In April, 50 youths from Bubang village in Khimiong circle finished 25 days at a de-addiction camp. Back in the village, they are now slowly trying to rebuild their lives. As alternative livelihood options for those who have returned from the camps, the administration has provided recovering villages with poultry, piggery and mushroom units to keep them busy.
L Lang (name changed to protect privacy), a 36-year-old former teacher, says the initial days of de-addiction were tough, but he was now feeling better. “Success depends on will. I tried it (opium) once for fun with my friends, and before I realised it, it became a part of my life,” he says.
The addiction is a problem that has its roots in colonial times. “The British encouraged the Singphos (in the northern region of the district) to consume opium to subjugate them. In Tangsa (tribe) areas, near Myanmar, black salt was traded for opium. This led to addiction of the local population. Soon, other synthetic drugs made inroads,” says Yadav.
Changlang and the two neighbors of Tirap and Longding (colloquially referred to as part of the TLC belt) have long been caught in a cycle of drugs and insurgencies: militant groups trade opium for arms.
Despite multiple crackdowns by government agencies over the years, opium continues to thrive, with plantations across these areas. For its part, the government has opened rehabilitation centres, and local police, district administration and women’s groups have organized various awareness campaigns.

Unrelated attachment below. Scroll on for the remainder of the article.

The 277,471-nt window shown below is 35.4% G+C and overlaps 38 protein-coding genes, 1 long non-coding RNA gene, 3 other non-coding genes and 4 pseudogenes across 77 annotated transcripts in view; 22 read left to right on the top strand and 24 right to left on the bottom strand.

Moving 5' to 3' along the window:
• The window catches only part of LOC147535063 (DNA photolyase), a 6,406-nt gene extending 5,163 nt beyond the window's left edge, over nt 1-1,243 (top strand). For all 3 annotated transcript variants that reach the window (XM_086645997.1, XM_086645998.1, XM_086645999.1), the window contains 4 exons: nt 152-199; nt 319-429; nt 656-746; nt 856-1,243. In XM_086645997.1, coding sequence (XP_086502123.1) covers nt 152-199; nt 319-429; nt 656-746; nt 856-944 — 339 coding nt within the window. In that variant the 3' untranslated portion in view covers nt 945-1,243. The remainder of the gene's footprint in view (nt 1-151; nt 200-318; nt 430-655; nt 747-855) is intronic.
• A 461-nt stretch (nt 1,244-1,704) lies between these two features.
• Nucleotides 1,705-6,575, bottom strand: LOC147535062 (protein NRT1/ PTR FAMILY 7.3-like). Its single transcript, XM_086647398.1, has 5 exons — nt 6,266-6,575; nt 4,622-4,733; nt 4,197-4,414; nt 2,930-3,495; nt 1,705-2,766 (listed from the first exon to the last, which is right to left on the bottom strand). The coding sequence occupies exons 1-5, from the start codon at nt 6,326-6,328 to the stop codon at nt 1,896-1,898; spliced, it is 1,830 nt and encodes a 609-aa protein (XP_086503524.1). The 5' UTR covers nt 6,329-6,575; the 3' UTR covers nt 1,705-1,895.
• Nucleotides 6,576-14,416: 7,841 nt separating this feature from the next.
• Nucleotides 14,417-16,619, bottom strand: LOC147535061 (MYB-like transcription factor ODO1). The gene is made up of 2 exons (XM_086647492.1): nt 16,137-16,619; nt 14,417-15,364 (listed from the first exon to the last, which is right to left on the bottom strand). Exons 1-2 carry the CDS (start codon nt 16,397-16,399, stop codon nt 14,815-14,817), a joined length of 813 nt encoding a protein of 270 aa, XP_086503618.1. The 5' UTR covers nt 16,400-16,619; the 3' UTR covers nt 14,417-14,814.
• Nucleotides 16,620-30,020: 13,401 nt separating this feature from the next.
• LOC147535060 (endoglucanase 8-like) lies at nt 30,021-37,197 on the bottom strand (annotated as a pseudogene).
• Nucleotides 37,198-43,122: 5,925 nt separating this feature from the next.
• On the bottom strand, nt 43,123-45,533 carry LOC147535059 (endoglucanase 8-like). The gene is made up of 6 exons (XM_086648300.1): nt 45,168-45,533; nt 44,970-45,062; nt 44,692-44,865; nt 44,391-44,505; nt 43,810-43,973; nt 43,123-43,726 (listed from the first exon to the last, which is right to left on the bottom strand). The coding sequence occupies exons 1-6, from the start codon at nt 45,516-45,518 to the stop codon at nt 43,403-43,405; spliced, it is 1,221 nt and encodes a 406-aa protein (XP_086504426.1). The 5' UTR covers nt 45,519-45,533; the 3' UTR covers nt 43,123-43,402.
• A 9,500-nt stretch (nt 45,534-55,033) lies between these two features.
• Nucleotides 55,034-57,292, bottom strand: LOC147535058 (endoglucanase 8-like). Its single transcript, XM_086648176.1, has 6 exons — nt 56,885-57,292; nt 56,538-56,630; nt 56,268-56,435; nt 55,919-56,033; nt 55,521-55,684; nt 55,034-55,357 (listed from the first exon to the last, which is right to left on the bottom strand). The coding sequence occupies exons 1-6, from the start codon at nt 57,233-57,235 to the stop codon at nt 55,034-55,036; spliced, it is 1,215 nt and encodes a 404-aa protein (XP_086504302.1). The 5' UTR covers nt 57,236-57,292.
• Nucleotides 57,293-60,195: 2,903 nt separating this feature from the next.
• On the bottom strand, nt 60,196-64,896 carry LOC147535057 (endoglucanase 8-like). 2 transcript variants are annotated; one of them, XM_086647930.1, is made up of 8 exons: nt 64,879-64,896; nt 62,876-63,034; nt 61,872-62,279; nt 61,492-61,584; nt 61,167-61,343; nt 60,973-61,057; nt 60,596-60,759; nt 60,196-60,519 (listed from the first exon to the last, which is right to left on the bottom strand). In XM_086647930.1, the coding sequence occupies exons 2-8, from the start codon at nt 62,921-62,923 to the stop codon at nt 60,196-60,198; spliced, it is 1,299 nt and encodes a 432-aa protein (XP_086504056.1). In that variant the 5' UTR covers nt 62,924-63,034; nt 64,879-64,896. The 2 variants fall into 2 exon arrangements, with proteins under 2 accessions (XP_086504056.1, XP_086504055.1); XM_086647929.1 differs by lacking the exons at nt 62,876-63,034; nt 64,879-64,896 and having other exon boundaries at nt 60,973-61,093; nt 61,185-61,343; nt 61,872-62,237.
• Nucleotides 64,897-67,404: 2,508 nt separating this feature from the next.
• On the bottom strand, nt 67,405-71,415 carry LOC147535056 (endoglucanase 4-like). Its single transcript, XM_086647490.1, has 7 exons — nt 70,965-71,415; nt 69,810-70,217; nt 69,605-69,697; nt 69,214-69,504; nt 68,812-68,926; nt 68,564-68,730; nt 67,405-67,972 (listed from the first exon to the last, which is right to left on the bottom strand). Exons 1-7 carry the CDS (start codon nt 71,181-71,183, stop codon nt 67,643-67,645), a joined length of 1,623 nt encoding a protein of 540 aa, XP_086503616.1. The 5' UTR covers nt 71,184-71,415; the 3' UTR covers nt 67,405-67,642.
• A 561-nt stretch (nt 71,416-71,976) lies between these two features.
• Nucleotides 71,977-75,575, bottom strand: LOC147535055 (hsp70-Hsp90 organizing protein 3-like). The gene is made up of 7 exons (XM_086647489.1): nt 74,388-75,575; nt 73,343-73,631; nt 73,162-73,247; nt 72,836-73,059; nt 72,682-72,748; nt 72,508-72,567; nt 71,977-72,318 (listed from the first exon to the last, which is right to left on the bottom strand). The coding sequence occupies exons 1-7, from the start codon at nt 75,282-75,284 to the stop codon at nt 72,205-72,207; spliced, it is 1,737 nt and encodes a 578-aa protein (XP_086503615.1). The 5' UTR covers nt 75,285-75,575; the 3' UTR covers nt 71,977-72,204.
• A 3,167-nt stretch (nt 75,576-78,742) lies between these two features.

What is different about the new program in Changlang, as Dihom Kitnya, a 34-year-old social worker from Hatongchu village, points out, is the close synergy of the local community and the authorities. Now that the administration is involved, Kitnya says, things are more “systematic”.
Kitnya’s village signed up for the program last June. “We heard that the district administration was doing something new, so we got enthusiastic,” he says. Today, Kitnya is the administration’s point of contact on the ground for villages under two circles, Yatdam and Namtok. From persuading people to join the camps, to coordinating with local SHGs, to supervising day-to-day running of the centres, Kitnya spends hours in voluntary service. “Every youth who destroys his life is a loss for our society,” he says.
According to Yadav, the crux of the project lay in understanding that the problem was social, not criminal. “We did not treat the issue as a law and order problem. With addicts, treat them like patients and not as criminals because addiction is a medical problem. They need patience and care,” he says, adding that there were reports of some who relapsed, post-treatment. “Since everyone in the village is involved, it is easy to identify them and work with them again,” he says.
In Old Changlang village, the women say they know it will take a while to become fully drug-free, but the effort is worth it. As Merina Kenga, a social activist and SHG president of the village, put it: “Every other home in our village has an addict. So even if you save one family, it is a feat.”